The question that jumps out to me so far, however, is why would you want to? Itsuno has also made clear that Dragon's Dogma 2 was his opportunity to build on the freedom that he wanted to include in the original game. Towering enemies can and will follow you to the ends of the earth should you stumble across their path, but roaming NPCs will fight at your side. Pawns will encourage you off the beaten track with the promise of rewards to be found in the next cave, mountain, or forest glade. Clever use of spells and abilities turns simple traversal into progression-based puzzles. It feels good to explore and roam around, so I never feel the desire to fast travel in the first place. 

An Unexpected Journey

Dragon's Dogma 2

(Image credit: Capcom)

The highlight of my pre-release Dragon's Dogma 2 preview was a fight against three golems and a griffin. The free-form nature of this world meant that I stumbled on one golem, then another, then another. The Griffin was a later arrival, though it did swoop in to do some serious damage to my Pawns before it was dispatched. In total, this fight took 18 hours as it ranged across the foothills outside a nearby city, and it's an experience that I'm still looking to capture with the main game. It's also one that never would have happened if I'd merely jumped towards my nearest objective – only by being encouraged to explore the world on foot did I bump into the golem that kicked off this brawl. 

Skyrim and New Vegas understood that same idea. It's clear Itsuno has been happier to offer the player a level of friction that Bethesda and Obsidian eventually shied away from. But both games understood that if they wanted players to truly appreciate their RPG worlds and not just the 'chosen one' stories at their hearts, they needed to show those players what those worlds were really like when they stepped off the beaten path. The best way to do that is to force them on a journey so long that there's no chance they'd remain on any kind of intended route. 10 years later, I don't really remember what happened on my journeys to Riften or New Vegas beyond a few snapshots, but I do know that by the time I arrived in each place, I was invested enough in each of those worlds that I wanted to explore them in their entirety. In Dragon's Dogma 2, Itsuno takes that idea and makes it a successful part of not just one important journey, but almost every journey, ensuring that Vermund and Battahl offer the same draw as Skyrim and the Mojave.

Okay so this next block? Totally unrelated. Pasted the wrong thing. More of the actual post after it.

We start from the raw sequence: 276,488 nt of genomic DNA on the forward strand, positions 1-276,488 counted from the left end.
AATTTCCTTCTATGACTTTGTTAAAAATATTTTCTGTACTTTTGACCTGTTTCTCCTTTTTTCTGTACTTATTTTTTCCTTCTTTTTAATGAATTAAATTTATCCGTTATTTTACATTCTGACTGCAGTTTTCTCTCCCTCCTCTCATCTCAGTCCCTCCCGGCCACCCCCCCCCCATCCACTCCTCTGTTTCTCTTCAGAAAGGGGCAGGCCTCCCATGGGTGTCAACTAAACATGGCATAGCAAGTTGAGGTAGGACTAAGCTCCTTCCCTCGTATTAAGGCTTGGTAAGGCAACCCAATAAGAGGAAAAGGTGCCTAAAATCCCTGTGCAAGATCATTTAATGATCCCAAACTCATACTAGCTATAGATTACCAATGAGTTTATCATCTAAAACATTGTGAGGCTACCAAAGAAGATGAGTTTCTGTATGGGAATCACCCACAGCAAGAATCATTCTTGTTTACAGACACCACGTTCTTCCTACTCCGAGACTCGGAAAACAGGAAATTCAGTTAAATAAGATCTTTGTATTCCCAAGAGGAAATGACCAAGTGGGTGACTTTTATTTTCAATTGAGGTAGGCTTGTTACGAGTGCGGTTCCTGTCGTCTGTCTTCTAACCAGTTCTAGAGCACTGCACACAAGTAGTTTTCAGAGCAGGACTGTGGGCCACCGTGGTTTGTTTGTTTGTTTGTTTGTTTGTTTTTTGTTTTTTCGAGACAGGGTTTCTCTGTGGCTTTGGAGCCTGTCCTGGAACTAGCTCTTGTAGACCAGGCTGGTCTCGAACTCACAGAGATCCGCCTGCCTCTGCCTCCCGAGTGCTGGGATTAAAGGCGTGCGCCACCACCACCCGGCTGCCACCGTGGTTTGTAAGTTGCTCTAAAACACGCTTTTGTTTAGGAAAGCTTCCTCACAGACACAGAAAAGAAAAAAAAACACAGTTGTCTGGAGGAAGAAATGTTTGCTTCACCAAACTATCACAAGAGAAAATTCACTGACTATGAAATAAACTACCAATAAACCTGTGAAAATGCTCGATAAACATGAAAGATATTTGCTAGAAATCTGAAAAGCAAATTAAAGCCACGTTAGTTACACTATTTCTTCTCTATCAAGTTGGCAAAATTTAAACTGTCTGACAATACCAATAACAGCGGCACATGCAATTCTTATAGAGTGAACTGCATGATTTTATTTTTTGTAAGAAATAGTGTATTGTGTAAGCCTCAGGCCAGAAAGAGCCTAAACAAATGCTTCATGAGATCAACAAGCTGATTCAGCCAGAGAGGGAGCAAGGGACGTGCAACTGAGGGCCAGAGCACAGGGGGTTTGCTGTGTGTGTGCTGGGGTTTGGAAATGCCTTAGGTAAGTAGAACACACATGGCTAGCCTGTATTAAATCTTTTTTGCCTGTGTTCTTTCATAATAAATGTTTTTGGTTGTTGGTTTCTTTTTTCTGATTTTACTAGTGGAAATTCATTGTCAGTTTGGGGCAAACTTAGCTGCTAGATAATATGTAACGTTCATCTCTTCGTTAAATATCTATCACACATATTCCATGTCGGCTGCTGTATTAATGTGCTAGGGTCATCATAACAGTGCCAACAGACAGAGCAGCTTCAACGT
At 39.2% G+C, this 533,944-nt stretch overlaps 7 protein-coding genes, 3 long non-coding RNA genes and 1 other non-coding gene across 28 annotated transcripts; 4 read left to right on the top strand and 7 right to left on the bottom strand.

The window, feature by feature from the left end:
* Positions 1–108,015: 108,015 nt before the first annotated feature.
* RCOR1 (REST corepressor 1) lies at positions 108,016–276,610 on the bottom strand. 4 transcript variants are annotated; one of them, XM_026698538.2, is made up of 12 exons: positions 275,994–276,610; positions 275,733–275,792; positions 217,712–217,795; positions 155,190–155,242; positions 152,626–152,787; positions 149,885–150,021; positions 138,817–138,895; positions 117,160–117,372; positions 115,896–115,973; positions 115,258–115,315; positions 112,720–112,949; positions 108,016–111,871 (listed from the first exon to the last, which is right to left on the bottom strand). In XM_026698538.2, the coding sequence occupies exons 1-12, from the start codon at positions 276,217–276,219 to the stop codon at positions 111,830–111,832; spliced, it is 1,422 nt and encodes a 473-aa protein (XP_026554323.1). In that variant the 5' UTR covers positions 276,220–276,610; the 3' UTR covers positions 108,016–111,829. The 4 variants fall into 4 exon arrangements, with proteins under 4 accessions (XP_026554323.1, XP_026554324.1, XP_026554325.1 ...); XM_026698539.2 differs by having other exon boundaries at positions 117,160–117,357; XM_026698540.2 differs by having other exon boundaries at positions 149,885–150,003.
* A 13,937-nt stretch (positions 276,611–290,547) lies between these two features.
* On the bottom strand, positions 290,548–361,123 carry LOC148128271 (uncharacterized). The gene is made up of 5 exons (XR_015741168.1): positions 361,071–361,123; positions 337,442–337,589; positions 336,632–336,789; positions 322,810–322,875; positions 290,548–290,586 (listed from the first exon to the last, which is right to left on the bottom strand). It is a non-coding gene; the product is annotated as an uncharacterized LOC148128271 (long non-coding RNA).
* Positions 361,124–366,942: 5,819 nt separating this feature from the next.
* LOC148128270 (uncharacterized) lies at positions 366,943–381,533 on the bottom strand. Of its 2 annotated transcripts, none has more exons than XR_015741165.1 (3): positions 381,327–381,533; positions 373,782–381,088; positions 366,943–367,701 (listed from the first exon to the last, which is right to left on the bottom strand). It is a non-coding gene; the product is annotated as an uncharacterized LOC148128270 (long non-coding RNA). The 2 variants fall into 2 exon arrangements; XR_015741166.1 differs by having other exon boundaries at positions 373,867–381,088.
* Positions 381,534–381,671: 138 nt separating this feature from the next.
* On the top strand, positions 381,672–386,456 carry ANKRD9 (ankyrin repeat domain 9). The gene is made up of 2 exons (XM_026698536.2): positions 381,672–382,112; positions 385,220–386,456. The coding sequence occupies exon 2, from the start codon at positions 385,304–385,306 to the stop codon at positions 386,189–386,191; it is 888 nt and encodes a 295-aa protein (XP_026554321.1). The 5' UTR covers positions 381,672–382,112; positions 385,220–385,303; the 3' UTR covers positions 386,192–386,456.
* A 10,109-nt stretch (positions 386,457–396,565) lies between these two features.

Get a closer look with our Dragon's Dogma 2 review.

Ali Jones
News Editor

I'm GamesRadar's news editor, working with the team to deliver breaking news from across the industry. I started my journalistic career while getting my degree in English Literature at the University of Warwick, where I also worked as Games Editor on the student newspaper, The Boar. Since then, I've run the news sections at PCGamesN and Kotaku UK, and also regularly contributed to PC Gamer. As you might be able to tell, PC is my platform of choice, so you can regularly find me playing League of Legends or Steam's latest indie hit.